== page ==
Cracks emerged Friday in Europe’s hard-fought summit deal on refugee crisis, as EU President Donald Tusk warned there was no guarantee it would work and France and Austria ruled themselves out of hosting refugee centres.
The agreement, hammered out during marathon overnight talks, also swiftly came under fire from the Medecins Sans Frontieres (MSF) charity, which said it aimed to turn away even the most vulnerable people from Europe’s shores.
Underscoring the human dimension of the crisis, the bodies of three babies were recovered and around 100 people were missing after a migrant boat sank off the coast of Libya Friday.
AgreementItaly’s new populist government, which has sparked fresh political tensions in Europe by refusing to let a series of refugee rescue ships dock in recent weeks, had initially blocked the conclusions of the Brussels summit.
But after nine hours of bitter negotiations, 28 EU leaders agreed to consider setting up “disembarkation platforms” outside the bloc, most likely in north Africa, in a bid to discourage refugees boarding EU-bound smuggler boats.
The deal also includes plans to set up secure centres on European soil to process new arrivals, to sort refugees in need of protection out from economic refugees who should be sent back.
The central European states of Poland, Hungary, Slovakia and the Czech Republic, which have all taken a tough anti-refugee stance, hailed the agreement as a victory.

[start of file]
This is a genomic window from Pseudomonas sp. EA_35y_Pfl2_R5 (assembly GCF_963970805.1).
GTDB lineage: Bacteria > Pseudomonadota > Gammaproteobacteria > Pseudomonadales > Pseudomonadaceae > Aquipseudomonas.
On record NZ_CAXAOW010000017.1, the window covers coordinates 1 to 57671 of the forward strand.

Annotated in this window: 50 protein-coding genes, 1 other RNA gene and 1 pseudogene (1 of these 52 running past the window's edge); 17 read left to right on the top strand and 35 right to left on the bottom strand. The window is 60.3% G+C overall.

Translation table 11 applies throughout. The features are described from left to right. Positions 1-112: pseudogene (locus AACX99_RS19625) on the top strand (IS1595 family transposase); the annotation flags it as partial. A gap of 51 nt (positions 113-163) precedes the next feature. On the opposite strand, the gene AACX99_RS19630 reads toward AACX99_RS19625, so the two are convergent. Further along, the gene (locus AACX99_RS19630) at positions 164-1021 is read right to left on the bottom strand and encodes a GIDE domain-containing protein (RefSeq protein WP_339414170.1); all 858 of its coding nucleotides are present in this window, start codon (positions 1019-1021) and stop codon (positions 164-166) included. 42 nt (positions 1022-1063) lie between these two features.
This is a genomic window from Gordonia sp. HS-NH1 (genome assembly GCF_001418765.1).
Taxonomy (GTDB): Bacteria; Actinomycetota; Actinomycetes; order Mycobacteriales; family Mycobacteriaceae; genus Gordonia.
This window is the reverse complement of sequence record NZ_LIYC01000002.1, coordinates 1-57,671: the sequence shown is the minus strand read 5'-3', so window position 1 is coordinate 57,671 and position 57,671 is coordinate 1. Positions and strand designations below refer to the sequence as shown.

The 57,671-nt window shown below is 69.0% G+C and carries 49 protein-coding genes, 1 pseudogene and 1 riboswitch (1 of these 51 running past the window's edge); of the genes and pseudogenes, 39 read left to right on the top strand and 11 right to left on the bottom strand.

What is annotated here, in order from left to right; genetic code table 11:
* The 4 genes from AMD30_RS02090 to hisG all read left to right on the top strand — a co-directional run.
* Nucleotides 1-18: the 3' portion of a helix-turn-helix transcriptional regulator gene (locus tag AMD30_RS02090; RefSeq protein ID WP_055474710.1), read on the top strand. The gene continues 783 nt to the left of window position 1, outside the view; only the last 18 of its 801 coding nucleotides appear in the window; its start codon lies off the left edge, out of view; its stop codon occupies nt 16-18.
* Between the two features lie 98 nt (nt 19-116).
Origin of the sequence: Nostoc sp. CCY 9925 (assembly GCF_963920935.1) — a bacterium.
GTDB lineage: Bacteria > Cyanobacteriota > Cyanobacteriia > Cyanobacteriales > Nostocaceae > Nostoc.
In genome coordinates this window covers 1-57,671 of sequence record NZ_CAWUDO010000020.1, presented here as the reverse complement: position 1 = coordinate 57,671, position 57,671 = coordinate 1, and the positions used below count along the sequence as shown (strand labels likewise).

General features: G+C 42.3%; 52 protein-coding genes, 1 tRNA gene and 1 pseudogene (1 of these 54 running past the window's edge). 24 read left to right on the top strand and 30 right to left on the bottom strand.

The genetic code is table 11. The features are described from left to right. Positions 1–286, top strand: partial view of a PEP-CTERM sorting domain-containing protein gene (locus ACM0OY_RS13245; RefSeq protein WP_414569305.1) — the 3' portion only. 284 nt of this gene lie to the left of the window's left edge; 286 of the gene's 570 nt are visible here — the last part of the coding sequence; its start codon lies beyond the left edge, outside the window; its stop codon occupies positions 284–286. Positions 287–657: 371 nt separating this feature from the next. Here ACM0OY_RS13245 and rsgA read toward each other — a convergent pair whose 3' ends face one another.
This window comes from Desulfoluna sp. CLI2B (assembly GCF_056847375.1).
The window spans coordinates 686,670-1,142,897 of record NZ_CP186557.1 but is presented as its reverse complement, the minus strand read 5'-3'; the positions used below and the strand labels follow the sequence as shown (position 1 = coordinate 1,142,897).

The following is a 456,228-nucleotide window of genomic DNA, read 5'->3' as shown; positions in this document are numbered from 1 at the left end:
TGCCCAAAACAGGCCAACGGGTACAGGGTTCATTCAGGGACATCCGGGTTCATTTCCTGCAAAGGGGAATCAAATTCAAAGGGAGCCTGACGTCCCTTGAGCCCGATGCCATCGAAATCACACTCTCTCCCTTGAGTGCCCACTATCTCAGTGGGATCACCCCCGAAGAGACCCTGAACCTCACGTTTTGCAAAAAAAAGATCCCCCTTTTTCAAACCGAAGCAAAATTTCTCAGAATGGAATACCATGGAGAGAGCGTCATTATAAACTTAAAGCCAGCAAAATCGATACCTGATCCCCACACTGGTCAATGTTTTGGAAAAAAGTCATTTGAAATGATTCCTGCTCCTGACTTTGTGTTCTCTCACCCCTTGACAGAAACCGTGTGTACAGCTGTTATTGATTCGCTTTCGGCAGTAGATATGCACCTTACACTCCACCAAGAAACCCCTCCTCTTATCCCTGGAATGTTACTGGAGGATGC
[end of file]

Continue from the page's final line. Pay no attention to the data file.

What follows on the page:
But Tusk warned that difficult work lay ahead to make the agreement work in practice. — Agencies ANTI-MUSLIM BIGOTRY GENEVA
Member states of the UN migration agency yesterday rejected President Donald Trump’s nominee for director general, repudiating historic American control of the organisation.
The International Organisation for Migration (IOM) had been led by an American throughout the agency’s 67-year history with one exception from 1961 to 1969.
But Trump’s pick Ken Isaacs, an executive with the Christian charity Samaritan’s Purse who faced serious charges of anti-Muslim bigotry, proved to be an untenable choice.
Isaacs published numerous tweets describing Islam as an inherently violent religion, including one after the 2016 attack in the French city of Nice that said “Islam is not peaceful”.
Portuguese Socialist and former EU chief Antonio Vitorino won the election. — Agencies